Curley's Wife Movie Vs Novel

781 Words4 Pages
Curley 's wife is promiscuous. She’s clingy, racist, and she annoys everyone on the ranch. At least that’s the way John Steinbeck portrayed her in his book Of Mice and Men. When a motion picture based on the book under the same name was produced, the director Gary Sinise decided to transform the way people felt about Curley 's wife. He presented her as more sympathetic and romantic, and in turn far more likeable. The changes to this character in the movie give a different perspective of Curley 's wife, and make the viewer reevaluate the way they perceive her. In the book, Curley 's wife is a nuisance to everyone on the ranch. Every man who lives there knows she’s trouble, and they all believe she’s a tramp. George notices this when he and…show more content…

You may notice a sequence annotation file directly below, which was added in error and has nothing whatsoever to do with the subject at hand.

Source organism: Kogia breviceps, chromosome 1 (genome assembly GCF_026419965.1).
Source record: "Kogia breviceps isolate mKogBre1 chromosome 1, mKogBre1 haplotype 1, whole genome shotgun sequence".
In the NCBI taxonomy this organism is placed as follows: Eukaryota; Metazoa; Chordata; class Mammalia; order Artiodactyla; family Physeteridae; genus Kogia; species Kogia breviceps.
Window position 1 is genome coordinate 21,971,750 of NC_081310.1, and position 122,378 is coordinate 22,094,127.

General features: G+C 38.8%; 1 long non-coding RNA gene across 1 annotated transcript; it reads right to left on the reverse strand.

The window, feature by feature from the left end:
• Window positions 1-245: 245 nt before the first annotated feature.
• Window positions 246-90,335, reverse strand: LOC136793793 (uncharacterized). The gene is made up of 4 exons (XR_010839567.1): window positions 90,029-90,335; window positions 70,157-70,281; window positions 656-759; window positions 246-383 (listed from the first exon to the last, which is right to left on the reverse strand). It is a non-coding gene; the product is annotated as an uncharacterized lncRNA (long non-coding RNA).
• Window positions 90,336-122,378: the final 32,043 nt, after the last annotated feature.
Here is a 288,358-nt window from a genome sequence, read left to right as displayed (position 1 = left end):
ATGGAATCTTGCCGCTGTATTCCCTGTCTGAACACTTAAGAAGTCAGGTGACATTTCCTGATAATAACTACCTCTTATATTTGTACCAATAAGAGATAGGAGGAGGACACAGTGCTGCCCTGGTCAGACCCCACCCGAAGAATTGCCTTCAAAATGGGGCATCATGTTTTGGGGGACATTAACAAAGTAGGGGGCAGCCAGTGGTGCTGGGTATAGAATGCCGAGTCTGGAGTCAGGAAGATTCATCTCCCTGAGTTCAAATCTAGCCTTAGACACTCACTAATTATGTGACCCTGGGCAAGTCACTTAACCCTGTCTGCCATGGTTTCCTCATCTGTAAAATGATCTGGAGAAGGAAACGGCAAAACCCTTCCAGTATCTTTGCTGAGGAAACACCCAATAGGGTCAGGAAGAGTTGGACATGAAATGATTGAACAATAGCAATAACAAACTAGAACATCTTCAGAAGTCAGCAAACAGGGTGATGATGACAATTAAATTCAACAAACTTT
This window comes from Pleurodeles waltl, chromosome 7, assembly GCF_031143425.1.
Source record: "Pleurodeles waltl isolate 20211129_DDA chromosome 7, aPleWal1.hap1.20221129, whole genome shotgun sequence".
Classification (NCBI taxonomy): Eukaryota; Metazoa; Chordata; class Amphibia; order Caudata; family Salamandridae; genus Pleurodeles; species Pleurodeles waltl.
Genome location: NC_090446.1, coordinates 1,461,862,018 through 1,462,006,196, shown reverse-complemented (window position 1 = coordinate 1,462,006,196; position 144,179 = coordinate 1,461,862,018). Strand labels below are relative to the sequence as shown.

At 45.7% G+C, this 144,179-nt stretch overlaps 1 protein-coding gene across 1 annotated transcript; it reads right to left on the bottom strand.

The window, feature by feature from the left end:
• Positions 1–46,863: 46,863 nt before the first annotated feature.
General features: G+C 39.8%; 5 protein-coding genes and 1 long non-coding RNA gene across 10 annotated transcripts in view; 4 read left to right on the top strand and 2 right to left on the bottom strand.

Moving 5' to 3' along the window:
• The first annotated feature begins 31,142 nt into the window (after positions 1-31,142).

In the movie Of Mice and Men, the director Gary Sinise added his own artistic rendition to the original storyline, especially in regards to Curley 's wife. He took out scenes that pictured her in a bad light, and added scenes that shaped her into a more appealing character. He also added text between her and George to add a romantic aspect to the movie; an aspect the book is lacking. In one of the added scenes between Curley 's wife and George, you can pick up the subtle attraction. They act as if they have a forbidden romance, and in a way that’s true; they could never be together, because she’s married and he’s got Lennie. You can also see this amorous facet in the way they play with the lighting in some of the scenes. During the scene where George and Curley 's wife meet in the barn, George is shown in a dark light, obscuring his face, while Curley 's wife is shown in a bright light, making her seem innocent and almost angelic. This suggests that Curley 's wife could bring light to the dark part of George; the part that, in the end, was responsible for Lennie 's death. In another scene, the scene between Lennie and Curley 's wife shortly before her death, the lighting again played an important role in the way she is perceived. The lighting was soft and warm, making her seem motherly and kind. Another way the film differed from the movie and made Curley 's wife appear more compassionate was the cutting of the scene where she was so glaringly racist and rude to Crooks, Lennie and Candy. Although the director kept some of the content of this conversation, he cut out the lines that would give a bad impression of her to those watching. Overall, the director puts his own spin on the story, making Curley 's wife less vulgar and insensitive and adding romance and tenderness into the story. Though not dramatic or outrageous, the modifications made between the novel and the motion picture change the way
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